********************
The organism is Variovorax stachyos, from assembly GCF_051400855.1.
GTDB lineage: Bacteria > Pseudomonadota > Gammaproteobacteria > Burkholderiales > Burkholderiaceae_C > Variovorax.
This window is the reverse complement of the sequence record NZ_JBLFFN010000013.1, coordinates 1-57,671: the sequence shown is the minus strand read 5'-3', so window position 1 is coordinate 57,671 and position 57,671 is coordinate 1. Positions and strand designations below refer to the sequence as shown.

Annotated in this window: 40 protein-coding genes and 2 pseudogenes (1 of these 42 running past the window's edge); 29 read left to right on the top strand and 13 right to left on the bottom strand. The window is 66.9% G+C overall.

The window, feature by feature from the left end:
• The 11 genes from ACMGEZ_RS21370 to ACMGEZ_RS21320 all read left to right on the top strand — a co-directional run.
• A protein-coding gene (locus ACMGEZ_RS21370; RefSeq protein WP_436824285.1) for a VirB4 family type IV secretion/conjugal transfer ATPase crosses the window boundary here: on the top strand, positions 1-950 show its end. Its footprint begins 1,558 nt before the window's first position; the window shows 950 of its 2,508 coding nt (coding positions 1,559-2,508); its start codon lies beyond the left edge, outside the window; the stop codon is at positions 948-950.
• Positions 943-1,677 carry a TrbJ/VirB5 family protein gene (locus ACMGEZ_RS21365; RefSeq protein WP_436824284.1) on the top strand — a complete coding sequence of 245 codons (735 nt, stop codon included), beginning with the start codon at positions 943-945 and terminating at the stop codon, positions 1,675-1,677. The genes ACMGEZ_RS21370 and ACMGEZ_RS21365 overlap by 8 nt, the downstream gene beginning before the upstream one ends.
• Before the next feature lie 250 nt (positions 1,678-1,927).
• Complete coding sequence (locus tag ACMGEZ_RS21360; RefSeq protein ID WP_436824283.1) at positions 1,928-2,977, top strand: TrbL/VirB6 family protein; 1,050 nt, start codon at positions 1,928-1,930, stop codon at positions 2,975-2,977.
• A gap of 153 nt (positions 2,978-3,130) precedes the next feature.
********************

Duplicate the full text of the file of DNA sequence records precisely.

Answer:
The organism is Variovorax stachyos, from assembly GCF_051400855.1.
GTDB lineage: Bacteria > Pseudomonadota > Gammaproteobacteria > Burkholderiales > Burkholderiaceae_C > Variovorax.
This window is the reverse complement of the sequence record NZ_JBLFFN010000013.1, coordinates 1-57,671: the sequence shown is the minus strand read 5'-3', so window position 1 is coordinate 57,671 and position 57,671 is coordinate 1. Positions and strand designations below refer to the sequence as shown.

Annotated in this window: 40 protein-coding genes and 2 pseudogenes (1 of these 42 running past the window's edge); 29 read left to right on the top strand and 13 right to left on the bottom strand. The window is 66.9% G+C overall.

The window, feature by feature from the left end:
• The 11 genes from ACMGEZ_RS21370 to ACMGEZ_RS21320 all read left to right on the top strand — a co-directional run.
• A protein-coding gene (locus ACMGEZ_RS21370; RefSeq protein WP_436824285.1) for a VirB4 family type IV secretion/conjugal transfer ATPase crosses the window boundary here: on the top strand, positions 1-950 show its end. Its footprint begins 1,558 nt before the window's first position; the window shows 950 of its 2,508 coding nt (coding positions 1,559-2,508); its start codon lies beyond the left edge, outside the window; the stop codon is at positions 948-950.
• Positions 943-1,677 carry a TrbJ/VirB5 family protein gene (locus ACMGEZ_RS21365; RefSeq protein WP_436824284.1) on the top strand — a complete coding sequence of 245 codons (735 nt, stop codon included), beginning with the start codon at positions 943-945 and terminating at the stop codon, positions 1,675-1,677. The genes ACMGEZ_RS21370 and ACMGEZ_RS21365 overlap by 8 nt, the downstream gene beginning before the upstream one ends.
• Before the next feature lie 250 nt (positions 1,678-1,927).
• Complete coding sequence (locus tag ACMGEZ_RS21360; RefSeq protein ID WP_436824283.1) at positions 1,928-2,977, top strand: TrbL/VirB6 family protein; 1,050 nt, start codon at positions 1,928-1,930, stop codon at positions 2,975-2,977.
• A gap of 153 nt (positions 2,978-3,130) precedes the next feature.